Other current and classic short reviews can already be found here.

Saturday, July 8, 2023

Smooth Talking

Mathew Omelesky, "The Painter and the Chatbot: Artificial Intelligence and the Perils of Progress"
We should be losing more sleep over the parlous state of organic intelligence than over the advent of artificial intelligence.

Some four hundred thousand visitors pass through the wrought iron gates of the Mauritshuis museum in The Hague each year, most of them, we may safely presume, with the intention of viewing the institution’s most prized possession: Johannes Vermeer’s Meisje met de parel, or Girl With a Pearl Earring. The seventeenth-century painting, one of the crown jewels of the Dutch Golden Age, hangs against a green-papered wall in Room Fifteen, invariably surrounded by a swarm of museum-goers, attracted to the work like houseflies to a honey pot. A typical viewer will find a suitable vantage point and pause for a few moments, registering the girl’s exotic turban and the famous dangling drop pearl, so large that surely it must have been an imitation, forged in Venice out of powdered glass, silver, and egg whites. More noteworthy still is the subject’s expression, suspended somewhere between surprise, pleasure, and mounting alarm, an enigmatic visage surpassing even that of La Gioconda. Take it all in, maybe snap a picture — no flash, please — and then move on to the gift shop or the Brasserie Mauritshuis.

Those with more patience, or sharper elbows, will endeavor to get closer to the eighteen-by-fifteen-inch painting, and the time and effort will be repaid with a greater depth of understanding of Vermeer’s masterpiece. Now coming face to face with the anonymous sitter, the visitor can better appreciate the obsessive attention to detail that made Johannes Vermeer unique in the annals of European art history. Witness the infinite recess of the dark background, produced by a layer of bone black and charcoal black, and another layer of weld, chalk, red ochre, and indigo, further treated with a transparent glaze of green paint. Witness the dabs of vermilion and carmine on the girl’s glistening, parted lips, and the moistness of her doe eyes. Witness the broad, confident brushstrokes evident in the winding cloth of her ultramarine turban and the heavy folds of her yellow cape. Lean in even more, coming as near as gallery attendants and vibration sensors will allow, and you can spot the minuscule patch of lead white impasto on the renowned pearl, the result of a single virtuosic flick of Vermeer’s wrist in 1665, reflecting the same band of light that rakes across the sitter’s forehead, moistened lips, and golden scarf.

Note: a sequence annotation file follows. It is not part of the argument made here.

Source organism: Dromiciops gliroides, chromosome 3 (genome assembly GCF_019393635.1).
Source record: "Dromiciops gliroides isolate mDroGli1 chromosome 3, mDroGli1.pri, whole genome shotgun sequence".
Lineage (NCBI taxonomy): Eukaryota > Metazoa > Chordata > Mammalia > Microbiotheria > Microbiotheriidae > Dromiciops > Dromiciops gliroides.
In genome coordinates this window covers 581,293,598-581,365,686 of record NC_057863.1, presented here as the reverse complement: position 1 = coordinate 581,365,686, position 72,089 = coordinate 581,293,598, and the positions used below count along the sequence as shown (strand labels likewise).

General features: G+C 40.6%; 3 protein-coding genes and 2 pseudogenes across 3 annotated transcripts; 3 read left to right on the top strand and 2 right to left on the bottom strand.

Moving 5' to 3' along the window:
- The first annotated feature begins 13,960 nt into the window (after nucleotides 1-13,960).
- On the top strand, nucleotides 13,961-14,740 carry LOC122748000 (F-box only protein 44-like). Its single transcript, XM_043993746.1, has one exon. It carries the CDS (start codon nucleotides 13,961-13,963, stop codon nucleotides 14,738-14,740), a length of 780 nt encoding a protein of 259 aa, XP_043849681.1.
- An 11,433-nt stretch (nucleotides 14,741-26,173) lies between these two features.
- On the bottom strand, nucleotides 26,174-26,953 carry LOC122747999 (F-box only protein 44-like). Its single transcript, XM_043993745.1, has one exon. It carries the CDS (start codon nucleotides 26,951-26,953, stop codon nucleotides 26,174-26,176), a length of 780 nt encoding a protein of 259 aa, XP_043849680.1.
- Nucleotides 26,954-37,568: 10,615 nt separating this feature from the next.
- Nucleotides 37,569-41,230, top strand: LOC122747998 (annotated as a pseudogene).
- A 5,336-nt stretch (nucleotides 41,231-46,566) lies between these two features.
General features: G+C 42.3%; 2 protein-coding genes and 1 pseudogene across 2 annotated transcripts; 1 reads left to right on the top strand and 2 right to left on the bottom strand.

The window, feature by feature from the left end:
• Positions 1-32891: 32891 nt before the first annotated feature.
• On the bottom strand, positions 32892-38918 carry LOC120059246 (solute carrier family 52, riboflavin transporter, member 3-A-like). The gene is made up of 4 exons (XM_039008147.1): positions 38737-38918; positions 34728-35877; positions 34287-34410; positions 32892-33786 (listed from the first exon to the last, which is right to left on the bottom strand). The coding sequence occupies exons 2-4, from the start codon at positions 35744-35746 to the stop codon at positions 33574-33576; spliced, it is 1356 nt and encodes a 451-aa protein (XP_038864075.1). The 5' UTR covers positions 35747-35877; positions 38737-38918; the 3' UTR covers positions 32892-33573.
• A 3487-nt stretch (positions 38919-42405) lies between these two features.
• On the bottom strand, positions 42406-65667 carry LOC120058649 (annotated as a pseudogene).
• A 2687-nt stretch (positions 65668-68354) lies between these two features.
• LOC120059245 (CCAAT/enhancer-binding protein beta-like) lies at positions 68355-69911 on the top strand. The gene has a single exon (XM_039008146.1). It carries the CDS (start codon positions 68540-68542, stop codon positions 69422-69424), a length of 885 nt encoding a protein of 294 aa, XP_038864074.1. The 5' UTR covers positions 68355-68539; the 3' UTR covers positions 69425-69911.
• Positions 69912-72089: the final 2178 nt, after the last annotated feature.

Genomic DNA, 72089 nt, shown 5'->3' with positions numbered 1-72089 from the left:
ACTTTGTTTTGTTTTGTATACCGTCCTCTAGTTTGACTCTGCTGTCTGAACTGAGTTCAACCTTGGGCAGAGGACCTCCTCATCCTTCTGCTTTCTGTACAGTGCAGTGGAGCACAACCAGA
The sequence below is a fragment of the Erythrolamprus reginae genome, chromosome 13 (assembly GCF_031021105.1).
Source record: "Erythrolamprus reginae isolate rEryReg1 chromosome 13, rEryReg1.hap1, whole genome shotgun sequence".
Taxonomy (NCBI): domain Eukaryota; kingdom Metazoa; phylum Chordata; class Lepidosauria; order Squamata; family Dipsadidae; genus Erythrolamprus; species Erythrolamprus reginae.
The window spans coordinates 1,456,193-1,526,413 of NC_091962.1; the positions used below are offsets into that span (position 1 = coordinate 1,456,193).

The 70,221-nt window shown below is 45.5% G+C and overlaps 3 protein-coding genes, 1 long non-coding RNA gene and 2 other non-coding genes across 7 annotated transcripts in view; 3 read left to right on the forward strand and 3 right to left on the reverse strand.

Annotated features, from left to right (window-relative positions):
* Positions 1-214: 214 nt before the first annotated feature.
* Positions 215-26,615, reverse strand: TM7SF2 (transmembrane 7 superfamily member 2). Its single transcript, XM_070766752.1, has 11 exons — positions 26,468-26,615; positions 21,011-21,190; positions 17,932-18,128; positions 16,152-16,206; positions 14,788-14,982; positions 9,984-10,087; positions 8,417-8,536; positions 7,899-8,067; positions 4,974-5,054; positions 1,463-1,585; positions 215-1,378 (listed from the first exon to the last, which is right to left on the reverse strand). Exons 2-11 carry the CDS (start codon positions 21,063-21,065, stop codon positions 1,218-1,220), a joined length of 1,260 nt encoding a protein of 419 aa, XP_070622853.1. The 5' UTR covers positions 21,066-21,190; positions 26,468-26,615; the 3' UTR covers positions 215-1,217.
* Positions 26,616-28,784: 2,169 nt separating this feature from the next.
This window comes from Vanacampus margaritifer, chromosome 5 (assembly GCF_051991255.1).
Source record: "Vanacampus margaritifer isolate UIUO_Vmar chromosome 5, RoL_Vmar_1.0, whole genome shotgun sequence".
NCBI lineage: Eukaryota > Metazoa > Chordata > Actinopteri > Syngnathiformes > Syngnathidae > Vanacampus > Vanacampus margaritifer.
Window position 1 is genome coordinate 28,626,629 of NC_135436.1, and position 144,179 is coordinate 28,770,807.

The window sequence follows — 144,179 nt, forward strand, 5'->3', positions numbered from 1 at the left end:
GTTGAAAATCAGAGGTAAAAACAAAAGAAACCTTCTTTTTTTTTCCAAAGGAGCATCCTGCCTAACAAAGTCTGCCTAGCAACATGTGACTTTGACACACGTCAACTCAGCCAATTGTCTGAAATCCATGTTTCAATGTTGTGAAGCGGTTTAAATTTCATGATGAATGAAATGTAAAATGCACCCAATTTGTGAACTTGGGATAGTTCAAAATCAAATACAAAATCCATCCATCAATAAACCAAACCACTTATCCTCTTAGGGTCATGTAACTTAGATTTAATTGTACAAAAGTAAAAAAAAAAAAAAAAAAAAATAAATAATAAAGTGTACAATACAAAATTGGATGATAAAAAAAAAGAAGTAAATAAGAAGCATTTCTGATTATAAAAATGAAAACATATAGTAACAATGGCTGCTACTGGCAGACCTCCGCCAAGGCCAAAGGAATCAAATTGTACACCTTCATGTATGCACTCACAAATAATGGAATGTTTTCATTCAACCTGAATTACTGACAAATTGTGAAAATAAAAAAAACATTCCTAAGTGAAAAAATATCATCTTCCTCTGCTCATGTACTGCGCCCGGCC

Vermeer’s Girl With a Pearl Earring, with her iconic, inscrutable, dreamlike gaze, has long attracted crowds and has inspired art historians, novelists, and filmmakers alike, but in recent months she has garnered a different kind of attention. In October 2022, climate protesters affiliated with the Just Stop Oil Campaign doused the painting with tomato soup, while another activist attempted to glue his head to its protective glass — puerile and potentially destructive stunts that resulted in several entirely justified arrests for “public violence against goods.” A few months later, the work was loaned out to a Vermeer exhibition at the Amsterdam Rijksmuseum, leaving a yawning Girl With a Pearl Earring–shaped hole in the Mauritshuis. To fill the gap, the curators put out a call for temporary replacements in the form of a “create your own girl” competition, and the response was enthusiastic, with 3,482 entries submitted by the general public, including paintings, sculptures, photographs, crochet pieces, and mixed-media works. The majority of the #mygirlwithapearl submissions were executed with tongue firmly planted in cheek — a stalk of corn with a pearl dangling from one of its kernels; Vermeer’s girl replaced with a cat, a rabbit, or an oyster; a reproduction of the original emblazoned with a Barbie logo; and so on. A jury of judges selected five of those works to take the place of Vermeer’s original in the museum’s second-floor gallery. Given pride of place, in the central position, was Julian van Dieken’s A Girl With Glowing Earrings.